The Somalis were slow to trust people from other clans, let alone F.B.I. agents. Nonetheless, San Diego law enforcement did what it could to keep an eye on the Somalis and on the broader Muslim community. A recent document obtained by the A.C.L.U. shows that the Joint Terrorism Task Force kept a list of forty-two “Somali community leaders.” An F.B.I. document shows that the agency sent an informant to report back on “private conversations” and “areas of concern” at a banquet held at a Holiday Inn by San Diego’s chapter of the Council on American-Islamic Relations. The Joint Terrorism Task Force made twenty-one arrests in San Diego County in the three years after 9/11, which led to several deportations and seven prosecutions for offenses related to terrorism. One of these defendants was Somali; all came from predominantly Muslim countries.
Among the regular worshippers at the Masjid Al Ansar was Basaaly Moalin. Like Mihdhar and Hazmi, he was a recent immigrant whose social life revolved around the mosque. Unlike them, he had put down roots in San Diego. He had arrived in 1996 with his brother, Warsame. His mother soon followed. In 2000, Moalin made one of his periodic trips back to Somalia and married a woman named Maryan, a friend of his family; he had known her since elementary school. He visited Maryan and their five children once or twice a year. Sometimes she needled him about their different circumstances. “I am not like you, who ran away from here,” she once told him.Moalin was born Muse Shekhnor Roble, the sixth of seven children, in 1977, near Guriceel, a country town in central Somalia. His father herded livestock for a living, but had enough money to support three wives. When Moalin was a teen-ager, his family moved to Mogadishu. In 1991, the longtime dictator Siad Barre lost control of the capital, setting off Somalia’s ongoing civil war. During the fighting, a mortar shell struck Moalin’s home. A soldier found him lying on the ground and shot him several times, disfiguring his arm. A neighbor carried him, unconscious, to a hospital. It took three months for the news to reach his family that he was still alive. He spent four years in refugee camps in Somalia and Kenya before the U.S. granted him asylum and, eventually, citizenship.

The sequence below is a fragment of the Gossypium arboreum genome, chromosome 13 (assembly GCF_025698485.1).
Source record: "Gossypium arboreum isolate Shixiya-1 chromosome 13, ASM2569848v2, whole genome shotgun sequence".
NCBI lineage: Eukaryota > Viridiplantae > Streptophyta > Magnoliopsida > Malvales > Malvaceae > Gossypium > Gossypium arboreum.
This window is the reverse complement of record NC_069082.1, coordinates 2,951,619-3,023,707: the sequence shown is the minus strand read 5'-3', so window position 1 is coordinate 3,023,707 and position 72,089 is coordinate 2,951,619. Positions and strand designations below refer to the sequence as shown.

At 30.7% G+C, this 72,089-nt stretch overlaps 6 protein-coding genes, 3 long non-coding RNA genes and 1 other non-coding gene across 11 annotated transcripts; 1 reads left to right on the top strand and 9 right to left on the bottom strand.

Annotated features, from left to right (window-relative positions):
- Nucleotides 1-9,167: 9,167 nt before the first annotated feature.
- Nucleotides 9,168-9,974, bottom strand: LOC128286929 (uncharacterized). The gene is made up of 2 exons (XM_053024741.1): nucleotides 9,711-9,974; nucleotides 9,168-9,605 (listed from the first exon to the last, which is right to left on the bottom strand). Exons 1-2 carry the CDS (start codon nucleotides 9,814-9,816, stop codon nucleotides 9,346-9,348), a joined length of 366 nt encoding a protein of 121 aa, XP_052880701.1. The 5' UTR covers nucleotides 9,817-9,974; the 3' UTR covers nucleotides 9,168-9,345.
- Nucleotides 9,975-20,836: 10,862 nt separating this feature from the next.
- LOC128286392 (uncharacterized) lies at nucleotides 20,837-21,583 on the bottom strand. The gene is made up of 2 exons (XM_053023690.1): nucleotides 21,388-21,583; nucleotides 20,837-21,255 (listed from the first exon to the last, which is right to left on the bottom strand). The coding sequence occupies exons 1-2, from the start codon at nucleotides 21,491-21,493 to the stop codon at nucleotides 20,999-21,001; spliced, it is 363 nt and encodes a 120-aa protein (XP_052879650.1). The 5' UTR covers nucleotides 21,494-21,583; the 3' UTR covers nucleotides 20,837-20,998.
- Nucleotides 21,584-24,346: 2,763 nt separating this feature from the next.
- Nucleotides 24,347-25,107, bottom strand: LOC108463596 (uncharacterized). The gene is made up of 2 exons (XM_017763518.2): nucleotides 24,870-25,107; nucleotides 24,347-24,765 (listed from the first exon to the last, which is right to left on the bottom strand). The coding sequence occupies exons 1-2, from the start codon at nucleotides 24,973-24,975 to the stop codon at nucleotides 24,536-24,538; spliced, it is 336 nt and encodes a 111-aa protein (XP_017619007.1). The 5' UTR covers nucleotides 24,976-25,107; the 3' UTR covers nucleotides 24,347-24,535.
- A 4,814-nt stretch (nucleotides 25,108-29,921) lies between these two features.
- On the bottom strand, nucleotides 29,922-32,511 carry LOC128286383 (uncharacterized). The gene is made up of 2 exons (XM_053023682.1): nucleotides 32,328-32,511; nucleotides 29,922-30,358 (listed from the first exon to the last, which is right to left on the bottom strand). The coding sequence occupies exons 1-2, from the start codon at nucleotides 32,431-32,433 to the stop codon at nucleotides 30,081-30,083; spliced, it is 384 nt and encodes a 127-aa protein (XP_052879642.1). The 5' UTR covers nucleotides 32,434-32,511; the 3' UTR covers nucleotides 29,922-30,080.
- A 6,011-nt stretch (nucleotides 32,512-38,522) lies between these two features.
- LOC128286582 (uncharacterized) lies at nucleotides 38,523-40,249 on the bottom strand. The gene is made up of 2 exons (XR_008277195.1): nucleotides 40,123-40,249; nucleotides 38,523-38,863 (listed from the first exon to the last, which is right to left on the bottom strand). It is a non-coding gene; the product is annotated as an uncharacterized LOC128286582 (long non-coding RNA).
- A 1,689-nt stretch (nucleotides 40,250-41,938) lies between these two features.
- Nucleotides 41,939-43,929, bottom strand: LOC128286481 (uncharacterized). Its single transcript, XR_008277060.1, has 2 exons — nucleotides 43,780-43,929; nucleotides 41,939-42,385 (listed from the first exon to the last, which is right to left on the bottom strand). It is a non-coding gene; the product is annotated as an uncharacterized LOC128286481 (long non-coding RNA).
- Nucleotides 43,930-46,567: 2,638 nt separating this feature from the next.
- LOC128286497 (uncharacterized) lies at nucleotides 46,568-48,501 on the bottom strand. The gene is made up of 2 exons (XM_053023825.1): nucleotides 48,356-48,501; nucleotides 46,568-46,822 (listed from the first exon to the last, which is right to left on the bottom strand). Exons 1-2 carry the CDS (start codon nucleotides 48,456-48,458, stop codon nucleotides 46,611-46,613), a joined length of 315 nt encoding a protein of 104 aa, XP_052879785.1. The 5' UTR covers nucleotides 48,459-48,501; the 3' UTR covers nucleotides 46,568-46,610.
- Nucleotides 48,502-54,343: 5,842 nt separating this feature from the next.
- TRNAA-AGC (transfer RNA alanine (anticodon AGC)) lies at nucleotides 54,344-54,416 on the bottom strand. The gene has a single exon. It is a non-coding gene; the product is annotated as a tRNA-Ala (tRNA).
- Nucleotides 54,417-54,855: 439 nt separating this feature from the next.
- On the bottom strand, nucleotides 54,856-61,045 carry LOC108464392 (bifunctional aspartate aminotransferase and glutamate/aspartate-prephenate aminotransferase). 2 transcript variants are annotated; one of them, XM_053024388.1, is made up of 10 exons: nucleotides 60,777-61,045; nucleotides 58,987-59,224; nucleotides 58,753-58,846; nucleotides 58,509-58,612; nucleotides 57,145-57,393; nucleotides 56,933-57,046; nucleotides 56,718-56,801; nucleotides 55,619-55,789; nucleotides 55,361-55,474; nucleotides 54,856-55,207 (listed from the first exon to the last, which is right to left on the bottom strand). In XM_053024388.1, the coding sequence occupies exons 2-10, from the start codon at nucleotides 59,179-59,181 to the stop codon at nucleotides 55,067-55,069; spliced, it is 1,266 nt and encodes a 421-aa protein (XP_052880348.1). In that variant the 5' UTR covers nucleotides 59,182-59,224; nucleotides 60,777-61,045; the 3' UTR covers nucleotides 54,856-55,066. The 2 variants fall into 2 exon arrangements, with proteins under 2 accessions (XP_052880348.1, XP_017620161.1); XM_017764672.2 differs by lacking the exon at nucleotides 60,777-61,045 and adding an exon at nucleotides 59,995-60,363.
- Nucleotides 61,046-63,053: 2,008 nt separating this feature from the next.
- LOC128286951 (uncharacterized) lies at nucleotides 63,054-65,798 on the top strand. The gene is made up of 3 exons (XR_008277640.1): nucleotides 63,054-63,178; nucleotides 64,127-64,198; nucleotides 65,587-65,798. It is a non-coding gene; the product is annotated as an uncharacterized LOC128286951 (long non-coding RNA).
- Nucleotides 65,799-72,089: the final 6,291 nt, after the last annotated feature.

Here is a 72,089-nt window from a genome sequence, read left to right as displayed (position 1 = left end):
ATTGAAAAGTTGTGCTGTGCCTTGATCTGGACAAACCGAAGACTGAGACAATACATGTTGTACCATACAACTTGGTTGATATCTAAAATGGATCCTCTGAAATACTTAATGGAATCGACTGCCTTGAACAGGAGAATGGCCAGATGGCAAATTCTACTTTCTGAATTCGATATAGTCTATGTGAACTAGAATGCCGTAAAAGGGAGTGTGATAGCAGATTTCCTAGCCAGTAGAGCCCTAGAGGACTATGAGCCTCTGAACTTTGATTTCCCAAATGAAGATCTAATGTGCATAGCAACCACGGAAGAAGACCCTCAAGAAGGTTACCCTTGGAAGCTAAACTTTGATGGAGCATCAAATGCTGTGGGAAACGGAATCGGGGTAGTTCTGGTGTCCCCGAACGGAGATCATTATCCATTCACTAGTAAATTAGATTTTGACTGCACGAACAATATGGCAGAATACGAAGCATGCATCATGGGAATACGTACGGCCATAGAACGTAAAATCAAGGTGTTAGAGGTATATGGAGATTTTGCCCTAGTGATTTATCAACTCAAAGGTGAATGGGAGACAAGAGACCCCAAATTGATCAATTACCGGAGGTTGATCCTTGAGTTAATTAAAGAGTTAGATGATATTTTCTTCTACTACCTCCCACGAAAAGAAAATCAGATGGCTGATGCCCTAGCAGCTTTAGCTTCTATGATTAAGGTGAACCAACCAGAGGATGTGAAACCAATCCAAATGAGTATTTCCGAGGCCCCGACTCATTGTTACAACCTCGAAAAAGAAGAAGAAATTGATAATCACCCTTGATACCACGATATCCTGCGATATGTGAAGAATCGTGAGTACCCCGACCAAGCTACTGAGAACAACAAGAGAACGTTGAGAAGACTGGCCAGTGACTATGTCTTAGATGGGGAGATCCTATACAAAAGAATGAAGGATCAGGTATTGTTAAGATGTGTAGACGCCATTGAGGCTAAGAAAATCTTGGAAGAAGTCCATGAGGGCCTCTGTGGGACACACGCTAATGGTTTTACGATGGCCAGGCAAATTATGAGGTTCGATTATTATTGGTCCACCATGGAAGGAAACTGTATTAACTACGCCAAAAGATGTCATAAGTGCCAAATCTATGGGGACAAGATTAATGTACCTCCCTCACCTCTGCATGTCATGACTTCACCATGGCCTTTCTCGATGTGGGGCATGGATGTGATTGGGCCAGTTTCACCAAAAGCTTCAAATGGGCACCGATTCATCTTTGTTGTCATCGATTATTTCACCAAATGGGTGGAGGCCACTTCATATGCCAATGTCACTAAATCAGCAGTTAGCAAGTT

Upon arriving in the U.S., he changed his last name to Moalin, a Somali honorific meaning “teacher” or “scholar.” Though he had no college degree and was not especially learned about Islam, he liked to talk. He considered himself an authority on matters ranging from politics to health to the best way to cook spaghetti. One San Diego acquaintance called him a “very smart guy,” and recalled Moalin’s desire to become an electrician. He took vocational classes and found work as a technician at a telecommunications company, but his frequent trips to Somalia made it difficult for him to advance. By 2005, he was driving a taxi, trading shifts with Warsame. Among the drivers, Moalin was “an unofficial leader,” another acquaintance said, “a trustworthy individual. He’d come and collect money for a cause.”
As the civil war in Somalia got worse, warlords, some backed by the C.I.A., fought with Islamists for control of Mogadishu. Moalin’s home town, Guriceel, mustered a local militia, which was funded largely by donations from abroad. Moalin became one of the main conduits of money flowing from the U.S. to his home region. He paid for food, housing, and tuition for two orphanages, according to documents obtained by his defense. The region was going through a major drought, and some of the money that Moalin collected went to a committee that trucked water to dry areas. Another part of his earnings went to the construction of a house in Guriceel. He planned to live there with his family one day, a respected and influential man who had stood by his country during its most troubled years. In San Diego, he carried himself as though already living in this future. He dressed like a businessman and worked out regularly at 24 Hour Fitness.
In 2013, foreign remittances to Somalia reached $1.3 billion, which accounts for roughly half of the country’s G.D.P. Most of this money moves through hawalas, informal networks of Islamic money-transfer agents. Some U.S. hawalas are underground; some are affiliated with licensed banks. It’s difficult for authorities to track which hawala transfers buy food and other necessities in Somalia and which might be support for militant groups. But most agree that the current system is preferable to Somali émigrés’ making periodic trips with bundles of cash. “Somehow the money’s going to move,” Carol Beaumier, a former federal bank examiner, said in a recent interview with American Banker.